This angered the Indian elders so much that Indian villages started to rebel against British law. The elders banned all trade with him and he became known as "Boogidi" or the Boogidi man. (An insult meaning foul breath or poisoned words.) This name warned all Indians to his nature and not to trade with him. Town council seeing an impending political problem and a very real threat of violence solicited the government to finally step in and strip Elliot of his Indian superintendant title. He worked closely with his replacement and other town superintendants to continue his business trades but the bite of his cruelty was significantly hedged by more compassionate people.
Elliot eventually returned to the military and led several successful raids against the Americans and became known as a local war hero. But few know the story of his past. He died of illness some many years later, but the legend of his cruelty haunted the Indian villages and his stories quickly spread. Traders often referred to him incorrectly as the Boogie Man and would threaten to sick him on suspected Indian traders that they were concerned with possibly conducting a raid to reclaim their valuables.
Over the years the threat has been used as a fear control story that was eventually watered down and told to children who would not listen. There are stories about school teachers threatening the Indian children in their classes with the Boogie man to control their conduct in class.
So with this long winded history lesson, I was eager to find out if it was real. Mathew Elliott's house did really exist in Amherstburg; just past the southern town limit. Across the street from the old Boblo docks (if you are familiar with the area) 20 years ago this was a small wooded area with a stone foundation set back about an 1/8 mile from the road. As a kid this was one of the number one spots I wanted to check out and we eventually found the foundation and a historical picture of the cabin in the town's library.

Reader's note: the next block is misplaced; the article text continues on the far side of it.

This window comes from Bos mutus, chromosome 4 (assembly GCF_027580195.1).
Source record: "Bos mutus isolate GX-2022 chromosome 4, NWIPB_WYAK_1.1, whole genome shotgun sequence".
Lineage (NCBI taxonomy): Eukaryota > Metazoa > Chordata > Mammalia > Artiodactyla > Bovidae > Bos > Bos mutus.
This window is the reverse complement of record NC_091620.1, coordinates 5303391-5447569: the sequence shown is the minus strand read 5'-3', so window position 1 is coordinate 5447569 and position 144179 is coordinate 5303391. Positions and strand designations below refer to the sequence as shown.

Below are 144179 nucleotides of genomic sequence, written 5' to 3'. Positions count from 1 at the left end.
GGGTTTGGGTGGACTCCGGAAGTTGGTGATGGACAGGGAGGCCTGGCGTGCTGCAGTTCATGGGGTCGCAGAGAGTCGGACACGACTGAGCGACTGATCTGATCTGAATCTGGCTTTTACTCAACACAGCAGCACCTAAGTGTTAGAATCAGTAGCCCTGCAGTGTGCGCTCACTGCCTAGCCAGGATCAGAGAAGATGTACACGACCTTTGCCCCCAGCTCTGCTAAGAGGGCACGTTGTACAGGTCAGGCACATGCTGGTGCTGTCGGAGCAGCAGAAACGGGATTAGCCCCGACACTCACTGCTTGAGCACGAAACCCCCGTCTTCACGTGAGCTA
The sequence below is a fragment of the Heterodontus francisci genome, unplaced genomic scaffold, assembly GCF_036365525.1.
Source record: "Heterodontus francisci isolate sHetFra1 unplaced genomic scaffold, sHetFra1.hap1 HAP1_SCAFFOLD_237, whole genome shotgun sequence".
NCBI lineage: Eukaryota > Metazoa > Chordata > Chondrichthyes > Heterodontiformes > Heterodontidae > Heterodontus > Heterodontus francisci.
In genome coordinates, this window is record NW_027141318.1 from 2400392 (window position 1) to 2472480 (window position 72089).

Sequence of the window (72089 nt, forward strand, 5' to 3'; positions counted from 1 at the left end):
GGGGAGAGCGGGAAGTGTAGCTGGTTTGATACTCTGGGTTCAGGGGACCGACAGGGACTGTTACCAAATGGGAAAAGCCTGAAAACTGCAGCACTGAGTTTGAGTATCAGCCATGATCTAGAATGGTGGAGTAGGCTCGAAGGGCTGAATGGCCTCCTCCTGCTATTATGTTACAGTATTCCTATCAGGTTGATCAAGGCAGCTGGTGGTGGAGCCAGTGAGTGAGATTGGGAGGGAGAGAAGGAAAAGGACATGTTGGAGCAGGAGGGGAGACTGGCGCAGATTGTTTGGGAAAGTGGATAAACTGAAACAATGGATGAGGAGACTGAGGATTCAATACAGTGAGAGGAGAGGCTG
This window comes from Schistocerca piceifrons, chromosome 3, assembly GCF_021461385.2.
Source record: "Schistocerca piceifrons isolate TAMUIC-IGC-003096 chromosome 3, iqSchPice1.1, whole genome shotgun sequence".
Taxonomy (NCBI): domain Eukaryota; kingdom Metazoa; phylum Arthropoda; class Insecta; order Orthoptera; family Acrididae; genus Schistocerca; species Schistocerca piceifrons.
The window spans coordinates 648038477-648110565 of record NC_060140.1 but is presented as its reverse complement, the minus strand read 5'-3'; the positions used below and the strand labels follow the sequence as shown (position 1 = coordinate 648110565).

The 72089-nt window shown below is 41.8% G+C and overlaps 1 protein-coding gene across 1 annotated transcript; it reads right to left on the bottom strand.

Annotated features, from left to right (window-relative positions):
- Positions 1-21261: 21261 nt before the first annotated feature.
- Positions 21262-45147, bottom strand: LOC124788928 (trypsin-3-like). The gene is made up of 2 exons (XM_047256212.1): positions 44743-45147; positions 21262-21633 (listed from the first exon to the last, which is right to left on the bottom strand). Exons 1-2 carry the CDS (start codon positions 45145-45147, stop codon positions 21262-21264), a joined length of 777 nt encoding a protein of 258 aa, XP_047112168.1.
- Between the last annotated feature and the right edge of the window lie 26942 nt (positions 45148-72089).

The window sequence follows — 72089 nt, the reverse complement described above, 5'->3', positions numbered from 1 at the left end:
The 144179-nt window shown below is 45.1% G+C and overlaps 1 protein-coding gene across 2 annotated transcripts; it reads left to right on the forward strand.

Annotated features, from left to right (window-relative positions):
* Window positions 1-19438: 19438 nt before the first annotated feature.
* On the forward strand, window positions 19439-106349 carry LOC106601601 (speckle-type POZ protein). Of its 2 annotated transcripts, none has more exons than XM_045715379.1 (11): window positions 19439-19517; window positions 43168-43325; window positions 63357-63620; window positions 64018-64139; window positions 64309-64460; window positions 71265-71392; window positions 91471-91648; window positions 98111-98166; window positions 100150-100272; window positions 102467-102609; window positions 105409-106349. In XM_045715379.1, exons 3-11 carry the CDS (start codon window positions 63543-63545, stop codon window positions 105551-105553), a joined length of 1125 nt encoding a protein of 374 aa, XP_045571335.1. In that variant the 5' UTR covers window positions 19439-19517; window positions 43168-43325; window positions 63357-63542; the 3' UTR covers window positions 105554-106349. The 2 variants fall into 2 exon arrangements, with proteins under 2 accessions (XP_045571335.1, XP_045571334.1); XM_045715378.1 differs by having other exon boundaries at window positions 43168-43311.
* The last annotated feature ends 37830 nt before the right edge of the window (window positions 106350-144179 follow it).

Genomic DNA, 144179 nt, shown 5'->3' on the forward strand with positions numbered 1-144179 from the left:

So at night in the fall we visited the site. The forest is on an elevated segment of ground about 12 feet above lake level and directly across from the mouth of lake Erie where it meets the tail of the Detroit river. This is a bad area for night fog and fast to roll in fog. This night was similar to many fall nights and fog was rolling in quick. This night, unlike many of my other stories, did not involve the consumption of alcohol. (surprise, surprise.) I was with my girlfriend at the time and we parked our car at the road and quickly moved into the woods to find the rock foundation. The first thing we found was the bones of a large deer, followed by several other bone piles in and around the area. I was able to identify a few: cat, raccoon, birds, even a very large snake. The bone piles were all old and had been there a long time. They were clean and white. As we moved through the trees we noticed that the bones were all in one area of the woods only and many of the trees were also dead. Many were stripped of their bark and hollowed out. So to avoid the creepiness of all the dead animals we moved back further into the woods.